And that had made him feel like shit. 

It had also left him pretty lonely. Apparently he had begun to rely on T’Pol more than he realized for day-to-day company.  Of course the new tension between him and Malcolm didn’t help. Trip had barked at him at one point when Malcolm was going on yet again about what had happened with T’Pol.  Trip really just didn’t want to hear it. 

Even Archer was a bit cranky these days, probably mostly because he was bored, but he’d also been giving Trip the evil eye at meal times when conversation died.  This irritated Trip.  Why did he always have to be the one to keep batting the ball back? 

And meanwhile there was this stupid antimatter injector lens. Which he was going to have to take to T’Pol.

It made him half wish something would happen to take his mind off all the drama.

That was when Hoshi called him to an emergency meeting of all senior staff.


x x x

Three million sentient beings dead.  Even for a Vulcan, it was a difficult number to fully grasp.  For a Vulcan surrounded by Humans who were now all angrily adjusting their view of the universe – and coping with personal losses, in some cases – it was particularly challenging.

So it was perhaps just as well that a new distance had already set in between her and Commander Tucker before this happened.

She had feared the loss of his friendship, but in truth this was not as unpleasant a break as the last time.  In that case, he’d been angry, and she had sensed real animus from him.  Since her abortive episode of pon farr, he had struck her mostly as wary and regretful, but not harboring any ill will.  His excuses sounded embarrassed and apologetic.  “I’m sorry, T’Pol,” he’d said more than once, coming up with some reason why no, he couldn’t stay and talk in the mess hall, or whatever it was she had most recently attempted to engage him in.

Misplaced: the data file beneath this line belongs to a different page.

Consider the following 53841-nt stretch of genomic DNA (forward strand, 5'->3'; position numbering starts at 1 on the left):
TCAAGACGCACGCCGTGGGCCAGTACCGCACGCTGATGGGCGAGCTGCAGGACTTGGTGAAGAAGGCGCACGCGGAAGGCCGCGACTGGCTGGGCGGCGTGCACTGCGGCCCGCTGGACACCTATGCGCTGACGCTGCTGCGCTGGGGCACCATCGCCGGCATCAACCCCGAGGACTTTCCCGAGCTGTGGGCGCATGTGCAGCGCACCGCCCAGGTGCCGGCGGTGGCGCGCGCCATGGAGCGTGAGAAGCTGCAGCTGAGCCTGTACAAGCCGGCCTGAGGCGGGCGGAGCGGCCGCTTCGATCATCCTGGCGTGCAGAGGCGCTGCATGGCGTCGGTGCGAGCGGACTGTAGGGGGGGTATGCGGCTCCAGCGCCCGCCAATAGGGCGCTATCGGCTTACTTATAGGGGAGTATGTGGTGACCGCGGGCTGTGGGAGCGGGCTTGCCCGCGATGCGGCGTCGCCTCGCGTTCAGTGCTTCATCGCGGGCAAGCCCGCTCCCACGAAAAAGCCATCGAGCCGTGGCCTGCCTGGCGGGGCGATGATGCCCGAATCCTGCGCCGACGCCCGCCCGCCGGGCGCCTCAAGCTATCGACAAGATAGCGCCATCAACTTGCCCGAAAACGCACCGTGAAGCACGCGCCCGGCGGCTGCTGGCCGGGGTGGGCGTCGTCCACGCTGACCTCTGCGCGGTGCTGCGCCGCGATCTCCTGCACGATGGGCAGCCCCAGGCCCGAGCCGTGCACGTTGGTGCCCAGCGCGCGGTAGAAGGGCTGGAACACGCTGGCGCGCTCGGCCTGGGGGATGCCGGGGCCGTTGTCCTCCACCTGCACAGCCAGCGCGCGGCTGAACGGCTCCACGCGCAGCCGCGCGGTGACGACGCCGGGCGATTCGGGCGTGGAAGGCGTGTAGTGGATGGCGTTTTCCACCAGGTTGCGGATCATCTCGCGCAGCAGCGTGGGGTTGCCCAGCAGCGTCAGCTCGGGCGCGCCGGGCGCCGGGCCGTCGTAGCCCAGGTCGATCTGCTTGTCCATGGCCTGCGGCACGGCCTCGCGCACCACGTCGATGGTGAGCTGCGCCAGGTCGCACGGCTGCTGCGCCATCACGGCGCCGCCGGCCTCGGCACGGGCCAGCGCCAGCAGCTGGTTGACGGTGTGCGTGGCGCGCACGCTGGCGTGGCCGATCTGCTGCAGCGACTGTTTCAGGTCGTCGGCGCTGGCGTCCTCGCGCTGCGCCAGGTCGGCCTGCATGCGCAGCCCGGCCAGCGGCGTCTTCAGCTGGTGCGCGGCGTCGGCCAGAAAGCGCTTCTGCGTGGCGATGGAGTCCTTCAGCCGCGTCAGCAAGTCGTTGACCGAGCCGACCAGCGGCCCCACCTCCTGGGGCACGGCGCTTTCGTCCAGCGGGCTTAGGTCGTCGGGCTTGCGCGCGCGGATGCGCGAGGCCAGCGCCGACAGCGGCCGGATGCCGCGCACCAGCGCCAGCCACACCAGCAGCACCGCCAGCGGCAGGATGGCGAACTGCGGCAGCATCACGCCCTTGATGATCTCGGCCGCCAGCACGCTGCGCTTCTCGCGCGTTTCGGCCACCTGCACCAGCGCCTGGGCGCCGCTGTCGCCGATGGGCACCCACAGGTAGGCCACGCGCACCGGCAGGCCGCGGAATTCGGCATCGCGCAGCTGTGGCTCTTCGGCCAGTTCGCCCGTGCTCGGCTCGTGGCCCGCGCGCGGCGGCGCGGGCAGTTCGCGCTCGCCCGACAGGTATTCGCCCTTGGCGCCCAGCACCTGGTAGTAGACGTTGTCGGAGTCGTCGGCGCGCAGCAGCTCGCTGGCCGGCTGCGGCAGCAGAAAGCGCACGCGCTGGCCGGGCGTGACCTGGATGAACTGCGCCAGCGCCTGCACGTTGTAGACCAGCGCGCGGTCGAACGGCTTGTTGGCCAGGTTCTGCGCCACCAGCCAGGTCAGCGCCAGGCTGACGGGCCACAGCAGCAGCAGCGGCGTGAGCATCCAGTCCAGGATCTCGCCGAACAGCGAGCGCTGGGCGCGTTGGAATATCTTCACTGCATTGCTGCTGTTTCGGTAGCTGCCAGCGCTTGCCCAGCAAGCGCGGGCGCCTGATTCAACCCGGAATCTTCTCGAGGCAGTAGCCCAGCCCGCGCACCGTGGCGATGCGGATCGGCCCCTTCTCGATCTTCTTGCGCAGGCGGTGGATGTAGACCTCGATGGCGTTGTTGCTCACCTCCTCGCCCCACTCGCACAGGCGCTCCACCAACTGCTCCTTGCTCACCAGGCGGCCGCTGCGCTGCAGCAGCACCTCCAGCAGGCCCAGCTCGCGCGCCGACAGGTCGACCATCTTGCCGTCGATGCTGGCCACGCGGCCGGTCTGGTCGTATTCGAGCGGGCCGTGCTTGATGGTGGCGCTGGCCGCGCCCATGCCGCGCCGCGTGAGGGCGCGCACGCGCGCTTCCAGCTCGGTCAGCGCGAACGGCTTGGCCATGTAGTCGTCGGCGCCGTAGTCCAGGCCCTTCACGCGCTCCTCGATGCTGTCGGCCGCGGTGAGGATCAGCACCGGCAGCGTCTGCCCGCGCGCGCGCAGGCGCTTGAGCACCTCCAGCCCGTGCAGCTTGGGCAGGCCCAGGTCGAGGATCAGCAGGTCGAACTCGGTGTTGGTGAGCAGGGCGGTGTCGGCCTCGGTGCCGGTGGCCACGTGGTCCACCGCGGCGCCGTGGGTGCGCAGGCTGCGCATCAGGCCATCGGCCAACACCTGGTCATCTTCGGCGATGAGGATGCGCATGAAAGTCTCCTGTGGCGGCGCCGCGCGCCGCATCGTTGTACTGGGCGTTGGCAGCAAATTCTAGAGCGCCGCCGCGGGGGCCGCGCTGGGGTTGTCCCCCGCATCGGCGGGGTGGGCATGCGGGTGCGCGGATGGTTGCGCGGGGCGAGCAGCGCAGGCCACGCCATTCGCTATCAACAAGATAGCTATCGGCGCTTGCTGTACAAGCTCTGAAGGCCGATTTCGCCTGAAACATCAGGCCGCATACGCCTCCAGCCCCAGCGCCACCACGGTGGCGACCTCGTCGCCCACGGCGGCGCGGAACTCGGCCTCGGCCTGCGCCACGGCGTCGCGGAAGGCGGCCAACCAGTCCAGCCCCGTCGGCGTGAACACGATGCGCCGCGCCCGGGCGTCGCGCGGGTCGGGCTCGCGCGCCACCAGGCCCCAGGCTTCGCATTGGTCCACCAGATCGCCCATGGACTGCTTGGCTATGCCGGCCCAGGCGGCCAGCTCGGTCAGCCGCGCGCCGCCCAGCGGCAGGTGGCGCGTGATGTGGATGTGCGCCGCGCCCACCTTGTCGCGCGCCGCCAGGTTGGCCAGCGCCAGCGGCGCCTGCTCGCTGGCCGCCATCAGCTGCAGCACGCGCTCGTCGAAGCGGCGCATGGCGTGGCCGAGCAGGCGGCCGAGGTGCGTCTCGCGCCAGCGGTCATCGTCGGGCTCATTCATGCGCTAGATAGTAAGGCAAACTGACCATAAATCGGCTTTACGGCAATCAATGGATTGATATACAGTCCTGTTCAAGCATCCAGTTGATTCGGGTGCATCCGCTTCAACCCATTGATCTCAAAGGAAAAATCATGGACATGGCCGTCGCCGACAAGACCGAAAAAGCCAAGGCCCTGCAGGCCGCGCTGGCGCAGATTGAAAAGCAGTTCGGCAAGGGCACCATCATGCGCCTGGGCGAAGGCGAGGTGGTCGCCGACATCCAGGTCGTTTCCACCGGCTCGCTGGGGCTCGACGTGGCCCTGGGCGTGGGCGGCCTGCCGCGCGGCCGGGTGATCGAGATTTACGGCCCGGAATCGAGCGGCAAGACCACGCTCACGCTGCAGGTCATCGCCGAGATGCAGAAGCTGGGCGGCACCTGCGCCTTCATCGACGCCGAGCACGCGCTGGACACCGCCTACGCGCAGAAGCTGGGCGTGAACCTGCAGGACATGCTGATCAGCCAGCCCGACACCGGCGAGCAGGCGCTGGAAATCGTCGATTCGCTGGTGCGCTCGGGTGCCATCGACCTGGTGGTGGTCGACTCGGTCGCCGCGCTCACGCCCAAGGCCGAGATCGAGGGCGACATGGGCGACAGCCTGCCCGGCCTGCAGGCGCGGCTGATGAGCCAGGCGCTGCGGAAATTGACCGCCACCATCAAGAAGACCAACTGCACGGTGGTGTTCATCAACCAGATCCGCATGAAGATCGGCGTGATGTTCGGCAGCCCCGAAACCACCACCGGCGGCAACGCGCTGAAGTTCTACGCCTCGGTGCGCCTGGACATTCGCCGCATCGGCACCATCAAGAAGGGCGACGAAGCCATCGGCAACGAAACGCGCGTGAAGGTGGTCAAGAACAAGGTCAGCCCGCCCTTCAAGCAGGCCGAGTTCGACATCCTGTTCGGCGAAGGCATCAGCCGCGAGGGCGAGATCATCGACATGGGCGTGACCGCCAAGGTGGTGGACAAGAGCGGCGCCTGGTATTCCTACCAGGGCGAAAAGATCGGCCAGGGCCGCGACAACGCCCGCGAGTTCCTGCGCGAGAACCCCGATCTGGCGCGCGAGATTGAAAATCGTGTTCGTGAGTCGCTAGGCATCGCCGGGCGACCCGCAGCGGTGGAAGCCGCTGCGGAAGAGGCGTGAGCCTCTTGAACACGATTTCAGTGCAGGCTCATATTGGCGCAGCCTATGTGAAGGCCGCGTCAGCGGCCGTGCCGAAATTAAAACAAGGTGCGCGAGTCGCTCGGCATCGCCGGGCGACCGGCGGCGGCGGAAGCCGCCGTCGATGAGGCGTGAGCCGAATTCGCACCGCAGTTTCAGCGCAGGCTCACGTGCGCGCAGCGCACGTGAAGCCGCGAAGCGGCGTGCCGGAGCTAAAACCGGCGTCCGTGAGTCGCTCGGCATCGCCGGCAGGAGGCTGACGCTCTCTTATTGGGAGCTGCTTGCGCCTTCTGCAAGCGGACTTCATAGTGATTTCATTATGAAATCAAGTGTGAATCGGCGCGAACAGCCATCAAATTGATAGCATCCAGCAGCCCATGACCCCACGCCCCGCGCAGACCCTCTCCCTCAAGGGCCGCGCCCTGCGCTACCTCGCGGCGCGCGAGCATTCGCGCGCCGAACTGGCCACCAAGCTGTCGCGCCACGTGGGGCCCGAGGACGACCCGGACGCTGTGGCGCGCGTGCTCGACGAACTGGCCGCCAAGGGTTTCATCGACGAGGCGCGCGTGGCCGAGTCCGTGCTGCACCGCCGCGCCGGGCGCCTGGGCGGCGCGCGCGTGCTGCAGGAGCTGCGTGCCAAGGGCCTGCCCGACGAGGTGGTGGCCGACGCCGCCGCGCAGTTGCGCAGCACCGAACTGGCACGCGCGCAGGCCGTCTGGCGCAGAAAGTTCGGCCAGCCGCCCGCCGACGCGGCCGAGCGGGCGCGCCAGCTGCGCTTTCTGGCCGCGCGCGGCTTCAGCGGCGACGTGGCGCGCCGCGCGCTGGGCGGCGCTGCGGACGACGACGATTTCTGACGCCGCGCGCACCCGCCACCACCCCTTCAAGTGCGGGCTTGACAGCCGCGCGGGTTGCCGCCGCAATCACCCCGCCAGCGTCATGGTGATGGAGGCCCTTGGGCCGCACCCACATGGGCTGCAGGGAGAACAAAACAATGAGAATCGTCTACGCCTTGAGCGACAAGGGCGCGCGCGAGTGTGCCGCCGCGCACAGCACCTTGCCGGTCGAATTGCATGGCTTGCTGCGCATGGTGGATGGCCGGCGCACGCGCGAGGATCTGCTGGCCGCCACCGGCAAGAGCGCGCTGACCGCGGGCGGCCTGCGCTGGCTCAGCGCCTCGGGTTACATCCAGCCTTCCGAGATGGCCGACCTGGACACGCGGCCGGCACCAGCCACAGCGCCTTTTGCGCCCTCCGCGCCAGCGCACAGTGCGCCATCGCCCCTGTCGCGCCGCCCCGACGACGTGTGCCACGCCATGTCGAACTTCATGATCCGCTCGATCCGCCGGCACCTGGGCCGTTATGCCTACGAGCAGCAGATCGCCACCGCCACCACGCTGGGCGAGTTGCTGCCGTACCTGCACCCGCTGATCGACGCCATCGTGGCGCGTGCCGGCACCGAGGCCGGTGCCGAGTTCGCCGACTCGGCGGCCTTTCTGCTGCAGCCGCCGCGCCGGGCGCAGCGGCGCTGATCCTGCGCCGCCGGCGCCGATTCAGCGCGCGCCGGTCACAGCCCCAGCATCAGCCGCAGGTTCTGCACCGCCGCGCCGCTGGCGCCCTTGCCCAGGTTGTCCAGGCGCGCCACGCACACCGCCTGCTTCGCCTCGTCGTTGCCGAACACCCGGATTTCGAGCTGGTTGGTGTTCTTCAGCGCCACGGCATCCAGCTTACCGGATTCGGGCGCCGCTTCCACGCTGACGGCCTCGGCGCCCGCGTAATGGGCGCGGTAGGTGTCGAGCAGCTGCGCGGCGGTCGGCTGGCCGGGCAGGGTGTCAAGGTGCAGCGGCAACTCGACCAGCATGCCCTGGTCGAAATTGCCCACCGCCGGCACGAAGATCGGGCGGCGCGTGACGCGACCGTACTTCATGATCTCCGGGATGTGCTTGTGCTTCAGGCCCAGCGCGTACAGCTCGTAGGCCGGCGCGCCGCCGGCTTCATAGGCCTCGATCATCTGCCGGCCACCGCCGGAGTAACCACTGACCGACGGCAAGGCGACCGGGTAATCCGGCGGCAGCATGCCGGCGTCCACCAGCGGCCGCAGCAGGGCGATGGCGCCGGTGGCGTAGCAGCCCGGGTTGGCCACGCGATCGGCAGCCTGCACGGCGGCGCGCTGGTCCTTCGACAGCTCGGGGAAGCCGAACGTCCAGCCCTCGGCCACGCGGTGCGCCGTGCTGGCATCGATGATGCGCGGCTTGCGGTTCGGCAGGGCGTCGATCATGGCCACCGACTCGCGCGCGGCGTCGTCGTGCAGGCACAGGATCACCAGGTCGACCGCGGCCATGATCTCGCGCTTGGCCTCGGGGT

So she had simply ceased her attempts.  He was no doubt right to distance himself from her, especially if his unfortunate glimpse of Vulcan sexuality had dismayed him that much. 

Of course, at the moment she doubted her existence even really registered in his consciousness at all.  His focus had narrowed down to a swath of destruction through his hometown and the sister no one in his family had heard from yet.  The captain had told her there was little question she was among the dead.  Tucker himself was silent on the subject, but his face was so stormy and his shoulders so set that any conversation about the attack broke off the moment other crewmen saw him enter a room.